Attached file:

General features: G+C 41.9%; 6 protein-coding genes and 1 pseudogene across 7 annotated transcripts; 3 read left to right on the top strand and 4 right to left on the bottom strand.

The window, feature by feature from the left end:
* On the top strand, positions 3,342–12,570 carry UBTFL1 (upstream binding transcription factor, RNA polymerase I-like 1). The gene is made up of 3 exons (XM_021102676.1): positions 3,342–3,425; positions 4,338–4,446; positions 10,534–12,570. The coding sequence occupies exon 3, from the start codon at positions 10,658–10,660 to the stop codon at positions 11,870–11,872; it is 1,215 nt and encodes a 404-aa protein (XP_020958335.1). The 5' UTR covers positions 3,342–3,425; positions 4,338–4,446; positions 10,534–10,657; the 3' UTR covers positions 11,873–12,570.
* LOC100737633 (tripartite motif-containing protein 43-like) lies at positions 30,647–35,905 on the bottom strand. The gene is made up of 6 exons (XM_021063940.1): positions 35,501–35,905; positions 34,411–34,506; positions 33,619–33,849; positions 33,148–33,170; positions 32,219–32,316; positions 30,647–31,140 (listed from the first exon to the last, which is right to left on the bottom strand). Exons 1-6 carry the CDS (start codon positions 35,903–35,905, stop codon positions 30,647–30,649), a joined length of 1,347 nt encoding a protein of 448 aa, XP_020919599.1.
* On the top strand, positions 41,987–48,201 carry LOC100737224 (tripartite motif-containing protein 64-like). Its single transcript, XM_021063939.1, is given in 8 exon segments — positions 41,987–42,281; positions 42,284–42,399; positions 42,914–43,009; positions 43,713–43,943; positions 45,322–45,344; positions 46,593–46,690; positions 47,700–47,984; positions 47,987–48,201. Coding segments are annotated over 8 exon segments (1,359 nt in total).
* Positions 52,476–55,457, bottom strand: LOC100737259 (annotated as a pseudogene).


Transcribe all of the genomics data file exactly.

General features: G+C 41.9%; 6 protein-coding genes and 1 pseudogene across 7 annotated transcripts; 3 read left to right on the top strand and 4 right to left on the bottom strand.

The window, feature by feature from the left end:
* On the top strand, positions 3,342–12,570 carry UBTFL1 (upstream binding transcription factor, RNA polymerase I-like 1). The gene is made up of 3 exons (XM_021102676.1): positions 3,342–3,425; positions 4,338–4,446; positions 10,534–12,570. The coding sequence occupies exon 3, from the start codon at positions 10,658–10,660 to the stop codon at positions 11,870–11,872; it is 1,215 nt and encodes a 404-aa protein (XP_020958335.1). The 5' UTR covers positions 3,342–3,425; positions 4,338–4,446; positions 10,534–10,657; the 3' UTR covers positions 11,873–12,570.
* LOC100737633 (tripartite motif-containing protein 43-like) lies at positions 30,647–35,905 on the bottom strand. The gene is made up of 6 exons (XM_021063940.1): positions 35,501–35,905; positions 34,411–34,506; positions 33,619–33,849; positions 33,148–33,170; positions 32,219–32,316; positions 30,647–31,140 (listed from the first exon to the last, which is right to left on the bottom strand). Exons 1-6 carry the CDS (start codon positions 35,903–35,905, stop codon positions 30,647–30,649), a joined length of 1,347 nt encoding a protein of 448 aa, XP_020919599.1.
* On the top strand, positions 41,987–48,201 carry LOC100737224 (tripartite motif-containing protein 64-like). Its single transcript, XM_021063939.1, is given in 8 exon segments — positions 41,987–42,281; positions 42,284–42,399; positions 42,914–43,009; positions 43,713–43,943; positions 45,322–45,344; positions 46,593–46,690; positions 47,700–47,984; positions 47,987–48,201. Coding segments are annotated over 8 exon segments (1,359 nt in total).
* Positions 52,476–55,457, bottom strand: LOC100737259 (annotated as a pseudogene).